I always tell those pursuing PhD’s in Political Science to really learn their statistics because even if they cannot land a tenure track job, there’s all kinds of avenues open to them with a strong statistical background.  Little did I realize that it could be useful for putting them into the dairy farming world.  Honestly, that kind of number crunching sounds like a lot of fun to me.  But, I think I’ll stick with data on American public opinion.

Where Obama’s “evolution” on gay marriage really mattered

Fascinating polling results from Maryland via PPP:

 The referendum to keep the state’s new law legalizing same-sex marriage now appears likely to pass by a healthy margin. Here are some key findings:

-57% of Maryland voters say they’re likely to vote for the new marriage law this fall, compared to only 37% who are opposed. That 20 point margin of passage represents a 12 point shift from an identical PPP survey in early March, which found it ahead by a closer 52/44 margin.

The movement over the last two months can be explained almost entirely by a major shift in opinion about same-sex marriage among black voters. [emphasis mine] Previously 56% said they would vote against the new law with only 39% planning to uphold it. Those numbers have now almost completely flipped, with 55% of African Americans planning to vote for the law and only 36% now opposed.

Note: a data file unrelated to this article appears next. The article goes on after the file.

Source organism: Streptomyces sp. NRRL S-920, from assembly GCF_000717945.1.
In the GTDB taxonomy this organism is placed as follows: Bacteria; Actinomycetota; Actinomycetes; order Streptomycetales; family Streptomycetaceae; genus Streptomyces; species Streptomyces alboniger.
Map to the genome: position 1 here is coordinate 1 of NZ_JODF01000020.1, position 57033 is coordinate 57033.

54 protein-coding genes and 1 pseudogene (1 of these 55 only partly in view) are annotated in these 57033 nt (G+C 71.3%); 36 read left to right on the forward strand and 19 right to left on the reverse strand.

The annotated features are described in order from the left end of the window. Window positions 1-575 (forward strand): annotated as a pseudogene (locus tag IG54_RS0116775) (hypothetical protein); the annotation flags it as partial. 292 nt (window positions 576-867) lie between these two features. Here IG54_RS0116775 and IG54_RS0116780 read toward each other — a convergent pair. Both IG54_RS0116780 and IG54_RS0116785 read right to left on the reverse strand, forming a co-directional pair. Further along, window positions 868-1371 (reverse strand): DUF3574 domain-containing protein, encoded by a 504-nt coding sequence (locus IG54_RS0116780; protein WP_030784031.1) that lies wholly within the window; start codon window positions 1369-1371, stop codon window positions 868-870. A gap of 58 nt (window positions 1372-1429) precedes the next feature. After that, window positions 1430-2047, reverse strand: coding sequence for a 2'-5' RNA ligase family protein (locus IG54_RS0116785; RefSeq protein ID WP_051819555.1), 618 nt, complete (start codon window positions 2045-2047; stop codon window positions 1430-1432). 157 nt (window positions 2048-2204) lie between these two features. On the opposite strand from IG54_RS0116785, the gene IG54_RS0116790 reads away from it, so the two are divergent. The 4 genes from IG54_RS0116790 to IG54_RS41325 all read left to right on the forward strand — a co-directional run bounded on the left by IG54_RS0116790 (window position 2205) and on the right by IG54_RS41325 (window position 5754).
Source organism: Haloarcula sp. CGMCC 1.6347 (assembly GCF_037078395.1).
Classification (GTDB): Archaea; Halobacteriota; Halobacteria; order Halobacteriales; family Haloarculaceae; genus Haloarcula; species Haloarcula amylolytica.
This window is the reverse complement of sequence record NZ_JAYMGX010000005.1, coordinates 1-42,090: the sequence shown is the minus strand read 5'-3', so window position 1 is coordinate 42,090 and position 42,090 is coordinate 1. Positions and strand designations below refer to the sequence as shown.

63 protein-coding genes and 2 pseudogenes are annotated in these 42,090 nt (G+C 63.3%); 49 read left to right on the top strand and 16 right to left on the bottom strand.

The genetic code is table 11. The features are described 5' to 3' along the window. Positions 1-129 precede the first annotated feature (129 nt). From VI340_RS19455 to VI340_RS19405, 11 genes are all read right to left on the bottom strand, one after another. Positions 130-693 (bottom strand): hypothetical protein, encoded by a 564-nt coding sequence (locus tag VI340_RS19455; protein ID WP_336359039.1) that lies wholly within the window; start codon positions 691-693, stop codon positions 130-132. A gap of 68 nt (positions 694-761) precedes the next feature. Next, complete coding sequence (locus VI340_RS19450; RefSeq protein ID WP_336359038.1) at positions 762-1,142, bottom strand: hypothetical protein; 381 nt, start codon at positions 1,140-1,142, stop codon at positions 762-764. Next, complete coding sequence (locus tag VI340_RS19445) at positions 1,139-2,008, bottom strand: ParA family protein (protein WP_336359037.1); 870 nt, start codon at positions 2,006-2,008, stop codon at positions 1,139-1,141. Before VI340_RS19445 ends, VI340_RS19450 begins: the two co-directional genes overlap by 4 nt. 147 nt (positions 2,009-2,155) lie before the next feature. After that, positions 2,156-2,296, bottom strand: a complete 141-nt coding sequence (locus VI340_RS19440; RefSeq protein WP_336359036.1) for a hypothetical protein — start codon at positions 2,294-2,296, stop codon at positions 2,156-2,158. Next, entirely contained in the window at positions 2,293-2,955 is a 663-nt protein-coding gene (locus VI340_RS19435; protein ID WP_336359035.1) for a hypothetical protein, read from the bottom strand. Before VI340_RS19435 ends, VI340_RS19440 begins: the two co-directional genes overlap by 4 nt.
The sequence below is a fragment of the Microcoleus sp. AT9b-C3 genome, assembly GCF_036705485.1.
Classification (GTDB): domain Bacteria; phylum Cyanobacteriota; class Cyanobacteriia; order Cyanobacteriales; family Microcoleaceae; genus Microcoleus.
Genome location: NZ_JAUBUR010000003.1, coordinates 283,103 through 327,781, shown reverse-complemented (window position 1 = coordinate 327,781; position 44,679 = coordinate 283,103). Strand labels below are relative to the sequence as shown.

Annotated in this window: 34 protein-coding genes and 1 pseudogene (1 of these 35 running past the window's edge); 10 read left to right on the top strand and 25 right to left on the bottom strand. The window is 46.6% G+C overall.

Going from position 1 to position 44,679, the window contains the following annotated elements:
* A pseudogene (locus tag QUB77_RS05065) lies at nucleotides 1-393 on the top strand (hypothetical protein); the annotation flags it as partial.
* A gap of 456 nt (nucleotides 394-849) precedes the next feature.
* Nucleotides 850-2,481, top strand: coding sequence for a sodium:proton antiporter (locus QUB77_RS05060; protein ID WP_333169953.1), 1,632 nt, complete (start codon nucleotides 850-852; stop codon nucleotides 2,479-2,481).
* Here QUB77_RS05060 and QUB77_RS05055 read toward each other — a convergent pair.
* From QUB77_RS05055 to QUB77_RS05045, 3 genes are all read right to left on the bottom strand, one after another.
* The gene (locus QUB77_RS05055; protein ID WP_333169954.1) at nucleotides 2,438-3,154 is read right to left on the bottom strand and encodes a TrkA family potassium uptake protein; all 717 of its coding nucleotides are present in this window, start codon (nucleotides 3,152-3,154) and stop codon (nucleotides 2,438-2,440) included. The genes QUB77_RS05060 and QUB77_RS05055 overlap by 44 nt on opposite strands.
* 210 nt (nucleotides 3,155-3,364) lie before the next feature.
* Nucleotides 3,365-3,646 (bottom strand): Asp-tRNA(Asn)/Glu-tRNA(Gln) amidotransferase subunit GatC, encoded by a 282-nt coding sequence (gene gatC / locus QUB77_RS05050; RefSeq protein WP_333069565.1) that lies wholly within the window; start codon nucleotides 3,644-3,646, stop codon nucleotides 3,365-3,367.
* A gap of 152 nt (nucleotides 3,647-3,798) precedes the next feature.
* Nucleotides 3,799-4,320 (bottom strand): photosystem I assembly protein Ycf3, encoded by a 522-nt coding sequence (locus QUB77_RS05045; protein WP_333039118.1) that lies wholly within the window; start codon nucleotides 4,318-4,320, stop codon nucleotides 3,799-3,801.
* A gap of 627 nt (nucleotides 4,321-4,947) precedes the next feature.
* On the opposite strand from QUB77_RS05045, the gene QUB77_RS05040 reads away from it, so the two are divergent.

-The big shift in attitudes toward same-sex marriage among black voters in Maryland is reflective of what’s happening nationally right now.  A new ABC/Washington Post poll finds 59% of African Americans across the country supportive of same-sex marriage.  A PPP poll in the critical swing state of Pennsylvania last weekend found a shift of 19 points in favor of same-sex marriage among black voters.
Wow– really kind of amazing to see such a dramatic shift of public opinion happen in real time.  Sometimes we think the president can do a lot more than he really can, but when it comes to shifting the political opinions of Black voters, it certainly seems that Obama has the ability to have a dramatic impact.  And, bigger picture, this should presumably only add to the ever-growing national support for same-sex marriage.

Photo of the day

Via an In Focus set of photos from a recent earthquake in Northern Italy: